Well, I certainly agree that we are in a crisis and we need to speed this entire process up. There is no time to delay whatsoever.
And that’s exactly my concern, is that what’s the most practical way forward? If we look at the TRIPS waiver, I think it will probably go ahead. It will be fine. But it will take quite a bit of time to negotiate. There are still complicated issues around technology transfer, giving companies in low- and middle-income companies the recipes, the proprietary knowledge, the cell lines needed to do this, that will not come automatically, even with a patent waiver.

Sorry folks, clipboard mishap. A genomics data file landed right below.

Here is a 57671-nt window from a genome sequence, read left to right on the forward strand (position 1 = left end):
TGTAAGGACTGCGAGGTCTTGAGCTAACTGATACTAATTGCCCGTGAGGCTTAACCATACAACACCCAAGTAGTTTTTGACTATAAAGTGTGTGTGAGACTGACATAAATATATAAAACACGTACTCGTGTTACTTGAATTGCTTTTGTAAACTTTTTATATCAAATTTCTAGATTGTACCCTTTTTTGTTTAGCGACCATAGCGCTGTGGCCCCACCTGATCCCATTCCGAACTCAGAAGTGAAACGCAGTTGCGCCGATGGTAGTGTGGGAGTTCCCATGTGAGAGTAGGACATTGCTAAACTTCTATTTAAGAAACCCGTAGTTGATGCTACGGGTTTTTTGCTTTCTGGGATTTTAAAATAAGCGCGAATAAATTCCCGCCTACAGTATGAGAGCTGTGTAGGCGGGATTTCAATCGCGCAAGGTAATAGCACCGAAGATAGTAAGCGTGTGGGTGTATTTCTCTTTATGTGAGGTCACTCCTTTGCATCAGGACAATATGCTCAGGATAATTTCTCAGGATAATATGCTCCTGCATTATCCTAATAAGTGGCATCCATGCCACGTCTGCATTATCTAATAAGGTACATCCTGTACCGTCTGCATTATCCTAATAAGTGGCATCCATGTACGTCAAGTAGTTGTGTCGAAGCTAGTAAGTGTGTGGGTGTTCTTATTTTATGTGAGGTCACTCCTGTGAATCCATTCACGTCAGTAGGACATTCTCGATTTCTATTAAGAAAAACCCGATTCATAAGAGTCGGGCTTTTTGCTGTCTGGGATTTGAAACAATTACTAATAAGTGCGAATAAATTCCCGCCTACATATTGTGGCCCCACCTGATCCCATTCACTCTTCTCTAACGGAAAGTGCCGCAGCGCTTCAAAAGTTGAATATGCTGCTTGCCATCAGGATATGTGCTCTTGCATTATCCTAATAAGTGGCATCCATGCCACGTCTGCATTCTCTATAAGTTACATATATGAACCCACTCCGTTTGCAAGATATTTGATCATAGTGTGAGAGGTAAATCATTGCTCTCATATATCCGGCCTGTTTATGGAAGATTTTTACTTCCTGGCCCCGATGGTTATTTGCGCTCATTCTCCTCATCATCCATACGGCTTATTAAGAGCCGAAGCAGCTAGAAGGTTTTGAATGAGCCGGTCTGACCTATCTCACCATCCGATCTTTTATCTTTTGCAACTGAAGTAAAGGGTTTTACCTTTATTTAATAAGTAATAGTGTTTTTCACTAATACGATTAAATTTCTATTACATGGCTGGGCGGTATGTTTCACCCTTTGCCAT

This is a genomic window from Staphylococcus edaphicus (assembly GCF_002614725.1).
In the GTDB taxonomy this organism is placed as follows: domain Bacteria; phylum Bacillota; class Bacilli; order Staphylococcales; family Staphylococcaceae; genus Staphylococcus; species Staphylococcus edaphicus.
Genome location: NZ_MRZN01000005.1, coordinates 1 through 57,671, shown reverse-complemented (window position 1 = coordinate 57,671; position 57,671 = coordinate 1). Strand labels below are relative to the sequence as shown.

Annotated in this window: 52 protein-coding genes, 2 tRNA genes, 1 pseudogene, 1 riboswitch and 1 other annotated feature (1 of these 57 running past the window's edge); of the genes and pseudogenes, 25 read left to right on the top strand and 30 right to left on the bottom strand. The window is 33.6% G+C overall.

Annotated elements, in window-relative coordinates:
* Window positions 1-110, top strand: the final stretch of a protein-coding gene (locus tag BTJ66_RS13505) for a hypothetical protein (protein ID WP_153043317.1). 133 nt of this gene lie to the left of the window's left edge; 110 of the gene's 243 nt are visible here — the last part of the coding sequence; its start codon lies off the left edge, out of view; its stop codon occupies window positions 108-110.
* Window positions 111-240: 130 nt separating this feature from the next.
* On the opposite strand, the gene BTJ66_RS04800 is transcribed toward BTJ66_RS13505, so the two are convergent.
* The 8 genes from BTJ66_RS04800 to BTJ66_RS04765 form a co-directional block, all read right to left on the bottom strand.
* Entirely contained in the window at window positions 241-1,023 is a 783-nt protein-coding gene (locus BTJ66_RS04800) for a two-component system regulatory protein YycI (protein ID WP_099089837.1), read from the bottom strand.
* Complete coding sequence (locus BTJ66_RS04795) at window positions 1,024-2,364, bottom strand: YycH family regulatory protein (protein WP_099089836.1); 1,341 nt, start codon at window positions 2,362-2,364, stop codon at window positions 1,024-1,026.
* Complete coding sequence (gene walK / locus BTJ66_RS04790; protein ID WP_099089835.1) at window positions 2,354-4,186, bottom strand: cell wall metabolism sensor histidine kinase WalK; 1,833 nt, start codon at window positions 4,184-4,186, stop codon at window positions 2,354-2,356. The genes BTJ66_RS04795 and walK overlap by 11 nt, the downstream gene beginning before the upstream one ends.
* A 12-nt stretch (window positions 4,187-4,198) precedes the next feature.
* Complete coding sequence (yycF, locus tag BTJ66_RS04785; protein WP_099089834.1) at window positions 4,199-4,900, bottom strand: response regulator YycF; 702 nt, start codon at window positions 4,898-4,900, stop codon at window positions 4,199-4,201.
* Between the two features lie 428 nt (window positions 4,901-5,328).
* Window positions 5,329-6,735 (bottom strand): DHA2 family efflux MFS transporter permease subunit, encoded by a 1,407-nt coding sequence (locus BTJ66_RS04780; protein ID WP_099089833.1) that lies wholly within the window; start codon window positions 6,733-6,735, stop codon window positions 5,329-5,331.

But what we can do in the short and the medium term is to put more money into the system to pull through more manufacturing capacity, to create the incentives that say, build it, and we will pay for it, and we will vaccinate the world.
I think it’s a mistake to put this onus of all of this on the pharmaceutical companies. Yes, they receive taxpayer money. Yes, taxpayers and the public, we need these vaccines, and we need them to be equitably shared, and we have a stake in doing so.
But they are companies. They are private companies. We are the global community. We are the United States government. And we need to take the leadership role in making this happen, not just expecting pharma to do it on our behalf, without our intervention.